HIV transmission can be decreased substantially by reducing the proportion of undiagnosed infections and expanding early and consistent use of antiretroviral therapy (ART). In fact, Treatment as Prevention (TasP) has been proposed as key to ending the HIV epidemic. To activate TasP in high prevalence countries, like South Africa, communities must be motivated to know their status, engage in care, and remain in care - community mobilization (CM) is needed. CM has the potential to significantly increase uptake testing, linkage to and retention in care, essential to population level declines in HIV by addressing the primary social barriers to engagement with the HIV care system. CM strategies for linkage and retention have not yet been rigorously evaluated despite their promise. To address this gap, we aim to implement and evaluate a theory-based CM intervention addressing known social barriers to engagement in care with the aim of increasing HIV testing uptake, thereby decreasing undiagnosed infections (aims 1), improving linkage to care (aim 2), and increasing retention in care (aim 3) in rural South Africa, while also exploring the mechanisms through which CM improves outcomes along the care cascade (aim 4). The CM intervention will be evaluated by comparing gains in testing, linkage, and retention in care in 16 intervention na?ve communities (8 intervention and 8 control) within a health and demographic surveillance site (HDSS) in rural Mpumalanga province, South Africa. The CM intervention is based on four years of formative social science research and two years of implementation experience in the area utilizing the same conceptual model developed by our team. The intervention activities map onto six domains of CM that must be addressed for CM to successfully occur: 1) development of a shared concern around TasP;2) community sensitization or building of critical consciousness;3) an organizational structure to links to groups/networks in supporting TasP;4) leadership;5) collective activities/actions;and 6) community cohesion. Mobilization activities include pilot-tested strategies and will be carried out by our implementing partner, Sonke Gender Justice. To measure rates of testing, linkage and retention, we will link an existing electronic clinical tracking system in use in all clinics in the HDSS to the longitudinal HDSS census data. This provides a unique opportunity to establish an open, population-based cohort with over 30,000 18-49 year old residents. Merging census and clinical data allows us to simultaneously evaluate the effects of our intervention and to characterize the HIV care cascade in a high prevalence population. In addition, we will evaluate CM processes by conducting community based surveys to monitor intervention exposure and community level change using validated measures of CM. This proposal builds on our teams experience with CM in the study area and a strong team of partners-we are well positioned to conduct a rigorously designed and evaluated trial to determine the impact of CM on the care cascade, helping to fill an urgent need.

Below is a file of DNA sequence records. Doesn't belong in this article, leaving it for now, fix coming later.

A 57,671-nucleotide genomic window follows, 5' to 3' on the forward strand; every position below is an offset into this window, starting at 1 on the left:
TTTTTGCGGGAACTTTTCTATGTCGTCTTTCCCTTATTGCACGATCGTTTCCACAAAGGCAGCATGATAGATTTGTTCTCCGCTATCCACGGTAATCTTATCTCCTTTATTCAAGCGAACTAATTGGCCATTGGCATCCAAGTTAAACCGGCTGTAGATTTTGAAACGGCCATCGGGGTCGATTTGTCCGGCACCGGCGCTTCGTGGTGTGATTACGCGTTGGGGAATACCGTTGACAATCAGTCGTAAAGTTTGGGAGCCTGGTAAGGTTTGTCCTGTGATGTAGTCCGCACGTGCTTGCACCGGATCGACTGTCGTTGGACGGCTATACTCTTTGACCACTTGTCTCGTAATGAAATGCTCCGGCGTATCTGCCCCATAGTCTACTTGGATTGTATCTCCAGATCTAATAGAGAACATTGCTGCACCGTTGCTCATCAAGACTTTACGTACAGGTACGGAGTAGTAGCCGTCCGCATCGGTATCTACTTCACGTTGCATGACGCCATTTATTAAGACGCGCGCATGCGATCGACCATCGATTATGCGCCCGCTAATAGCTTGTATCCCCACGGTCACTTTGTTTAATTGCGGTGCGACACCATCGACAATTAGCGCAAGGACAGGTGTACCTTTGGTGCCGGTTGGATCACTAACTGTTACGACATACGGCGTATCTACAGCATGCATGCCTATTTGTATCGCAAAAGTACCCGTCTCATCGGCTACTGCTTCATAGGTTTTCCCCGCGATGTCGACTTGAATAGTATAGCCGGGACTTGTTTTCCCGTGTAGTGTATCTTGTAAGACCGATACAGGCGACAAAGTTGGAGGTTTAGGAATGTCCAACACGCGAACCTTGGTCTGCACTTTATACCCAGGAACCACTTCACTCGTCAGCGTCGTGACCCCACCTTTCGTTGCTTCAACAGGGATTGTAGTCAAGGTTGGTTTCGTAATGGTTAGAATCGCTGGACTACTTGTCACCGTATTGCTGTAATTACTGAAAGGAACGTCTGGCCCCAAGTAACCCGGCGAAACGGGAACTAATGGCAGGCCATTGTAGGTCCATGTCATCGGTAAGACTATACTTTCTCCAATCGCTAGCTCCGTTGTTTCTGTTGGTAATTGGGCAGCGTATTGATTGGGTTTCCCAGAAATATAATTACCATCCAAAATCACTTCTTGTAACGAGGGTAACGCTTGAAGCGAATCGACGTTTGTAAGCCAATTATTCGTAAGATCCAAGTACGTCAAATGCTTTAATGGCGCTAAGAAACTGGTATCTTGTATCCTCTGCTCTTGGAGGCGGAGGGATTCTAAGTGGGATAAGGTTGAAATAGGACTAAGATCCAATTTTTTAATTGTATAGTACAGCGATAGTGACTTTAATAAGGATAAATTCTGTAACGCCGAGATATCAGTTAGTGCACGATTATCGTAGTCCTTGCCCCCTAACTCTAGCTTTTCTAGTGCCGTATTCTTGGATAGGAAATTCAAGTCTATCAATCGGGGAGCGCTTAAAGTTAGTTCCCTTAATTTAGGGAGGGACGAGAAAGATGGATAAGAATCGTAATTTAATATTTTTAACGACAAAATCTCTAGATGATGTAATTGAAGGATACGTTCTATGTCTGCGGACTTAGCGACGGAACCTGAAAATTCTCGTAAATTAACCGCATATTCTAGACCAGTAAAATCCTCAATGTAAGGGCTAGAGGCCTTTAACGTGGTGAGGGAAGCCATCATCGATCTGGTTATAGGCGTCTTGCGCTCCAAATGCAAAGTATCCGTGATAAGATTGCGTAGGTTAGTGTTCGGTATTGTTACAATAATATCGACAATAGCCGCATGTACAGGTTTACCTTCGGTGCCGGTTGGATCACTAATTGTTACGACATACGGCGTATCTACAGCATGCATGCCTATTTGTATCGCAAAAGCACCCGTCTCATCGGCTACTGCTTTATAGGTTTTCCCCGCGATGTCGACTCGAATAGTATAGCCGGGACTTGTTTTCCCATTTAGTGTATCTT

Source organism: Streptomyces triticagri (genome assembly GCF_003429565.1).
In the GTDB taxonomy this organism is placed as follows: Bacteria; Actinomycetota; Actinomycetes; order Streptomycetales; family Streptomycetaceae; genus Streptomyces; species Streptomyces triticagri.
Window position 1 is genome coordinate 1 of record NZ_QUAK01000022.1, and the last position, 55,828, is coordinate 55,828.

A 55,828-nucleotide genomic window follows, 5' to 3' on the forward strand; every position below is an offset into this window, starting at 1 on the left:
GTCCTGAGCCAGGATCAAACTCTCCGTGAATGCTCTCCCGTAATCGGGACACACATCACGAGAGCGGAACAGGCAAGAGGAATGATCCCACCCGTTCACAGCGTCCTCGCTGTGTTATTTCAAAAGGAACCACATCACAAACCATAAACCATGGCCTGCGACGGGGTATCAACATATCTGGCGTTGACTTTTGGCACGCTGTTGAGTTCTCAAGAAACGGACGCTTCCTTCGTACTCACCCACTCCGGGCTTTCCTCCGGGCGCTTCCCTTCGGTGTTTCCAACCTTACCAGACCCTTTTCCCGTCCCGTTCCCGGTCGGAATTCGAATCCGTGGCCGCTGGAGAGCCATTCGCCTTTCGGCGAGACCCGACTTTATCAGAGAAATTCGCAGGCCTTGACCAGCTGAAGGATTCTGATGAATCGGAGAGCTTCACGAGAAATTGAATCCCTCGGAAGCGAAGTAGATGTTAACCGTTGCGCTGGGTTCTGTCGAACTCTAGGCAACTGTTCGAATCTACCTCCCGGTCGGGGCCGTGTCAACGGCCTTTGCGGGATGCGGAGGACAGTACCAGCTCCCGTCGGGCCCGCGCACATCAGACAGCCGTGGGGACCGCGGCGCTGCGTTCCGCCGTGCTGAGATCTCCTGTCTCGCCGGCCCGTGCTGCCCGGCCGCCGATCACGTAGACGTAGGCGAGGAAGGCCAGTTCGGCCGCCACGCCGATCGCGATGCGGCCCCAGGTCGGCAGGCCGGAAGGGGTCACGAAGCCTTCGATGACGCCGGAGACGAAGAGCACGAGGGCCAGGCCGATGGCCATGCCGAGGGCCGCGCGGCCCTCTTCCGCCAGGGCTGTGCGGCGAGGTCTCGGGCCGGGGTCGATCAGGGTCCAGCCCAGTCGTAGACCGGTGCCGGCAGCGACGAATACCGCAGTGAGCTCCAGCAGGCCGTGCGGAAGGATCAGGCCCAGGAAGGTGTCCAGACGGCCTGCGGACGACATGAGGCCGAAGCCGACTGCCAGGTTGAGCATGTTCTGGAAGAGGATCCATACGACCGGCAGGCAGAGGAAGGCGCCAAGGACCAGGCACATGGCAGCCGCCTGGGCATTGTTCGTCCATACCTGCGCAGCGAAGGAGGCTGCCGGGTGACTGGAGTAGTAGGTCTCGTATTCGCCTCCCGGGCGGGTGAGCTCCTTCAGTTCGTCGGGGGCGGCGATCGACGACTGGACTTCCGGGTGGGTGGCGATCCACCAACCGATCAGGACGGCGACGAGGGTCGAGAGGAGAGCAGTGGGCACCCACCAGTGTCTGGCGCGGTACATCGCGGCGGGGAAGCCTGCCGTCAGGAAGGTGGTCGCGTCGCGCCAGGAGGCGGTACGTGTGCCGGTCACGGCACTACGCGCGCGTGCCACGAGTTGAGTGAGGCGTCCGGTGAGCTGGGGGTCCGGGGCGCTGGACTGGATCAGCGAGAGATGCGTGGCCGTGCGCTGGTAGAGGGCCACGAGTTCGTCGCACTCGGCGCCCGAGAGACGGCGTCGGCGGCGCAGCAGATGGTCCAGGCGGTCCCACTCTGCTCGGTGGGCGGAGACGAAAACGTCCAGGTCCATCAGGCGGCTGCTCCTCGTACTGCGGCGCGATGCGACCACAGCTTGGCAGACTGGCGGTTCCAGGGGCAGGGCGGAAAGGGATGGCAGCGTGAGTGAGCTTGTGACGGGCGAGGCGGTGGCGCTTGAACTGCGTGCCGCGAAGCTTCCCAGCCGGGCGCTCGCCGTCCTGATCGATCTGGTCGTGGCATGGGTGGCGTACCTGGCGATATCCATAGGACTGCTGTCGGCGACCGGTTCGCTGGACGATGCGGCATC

Public Health Relevance

Significant improvement in uptake of HIV testing, linkage to and retention in HIV care are critical to turning the tide on the HIV epidemic - community mobilization has tremendous potential to address the major social barriers to successful participation in the HIV care cascade. We will implement and evaluate a community- level, theory-based mobilization intervention to decrease undiagnosed infections and improve linkage and retention in care in a high prevalence setting in South Africa. Rigorous evaluation of this model, using a community, cluster randomized trial design and longitudinal measurement of community mobilization domains, will permit identification of the specific mechanisms of effect and contribute to more effective program planning in high incidence settings.

National Institute of Health (NIH)
National Institute of Mental Health (NIMH)
Research Project (R01)
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Behavioral and Social Consequences of HIV/AIDS Study Section (BSCH)
Program Officer
Gordon, Christopher M
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University of California San Francisco
Internal Medicine/Medicine
Schools of Medicine
San Francisco
United States
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